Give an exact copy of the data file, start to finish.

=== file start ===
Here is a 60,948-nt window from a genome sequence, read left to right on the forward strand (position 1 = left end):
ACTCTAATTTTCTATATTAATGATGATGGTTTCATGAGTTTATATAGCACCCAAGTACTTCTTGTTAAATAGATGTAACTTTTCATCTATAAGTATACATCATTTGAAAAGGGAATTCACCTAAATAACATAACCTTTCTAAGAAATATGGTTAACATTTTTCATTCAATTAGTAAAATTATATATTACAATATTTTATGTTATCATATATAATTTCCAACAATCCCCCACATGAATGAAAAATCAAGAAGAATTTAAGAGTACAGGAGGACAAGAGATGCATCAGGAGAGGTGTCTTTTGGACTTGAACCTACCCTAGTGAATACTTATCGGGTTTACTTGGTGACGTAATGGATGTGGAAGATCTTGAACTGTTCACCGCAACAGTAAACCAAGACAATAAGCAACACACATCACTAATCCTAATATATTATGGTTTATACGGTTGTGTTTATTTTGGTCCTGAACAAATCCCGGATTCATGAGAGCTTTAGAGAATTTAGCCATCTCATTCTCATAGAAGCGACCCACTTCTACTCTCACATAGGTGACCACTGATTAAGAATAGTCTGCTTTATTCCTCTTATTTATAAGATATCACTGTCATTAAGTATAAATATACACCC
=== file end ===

Here is a 60,948-nt window from a genome sequence, read left to right on the forward strand (position 1 = left end):
ACTCTAATTTTCTATATTAATGATGATGGTTTCATGAGTTTATATAGCACCCAAGTACTTCTTGTTAAATAGATGTAACTTTTCATCTATAAGTATACATCATTTGAAAAGGGAATTCACCTAAATAACATAACCTTTCTAAGAAATATGGTTAACATTTTTCATTCAATTAGTAAAATTATATATTACAATATTTTATGTTATCATATATAATTTCCAACAATCCCCCACATGAATGAAAAATCAAGAAGAATTTAAGAGTACAGGAGGACAAGAGATGCATCAGGAGAGGTGTCTTTTGGACTTGAACCTACCCTAGTGAATACTTATCGGGTTTACTTGGTGACGTAATGGATGTGGAAGATCTTGAACTGTTCACCGCAACAGTAAACCAAGACAATAAGCAACACACATCACTAATCCTAATATATTATGGTTTATACGGTTGTGTTTATTTTGGTCCTGAACAAATCCCGGATTCATGAGAGCTTTAGAGAATTTAGCCATCTCATTCTCATAGAAGCGACCCACTTCTACTCTCACATAGGTGACCACTGATTAAGAATAGTCTGCTTTATTCCTCTTATTTATAAGATATCACTGTCATTAAGTATAAATATACACCC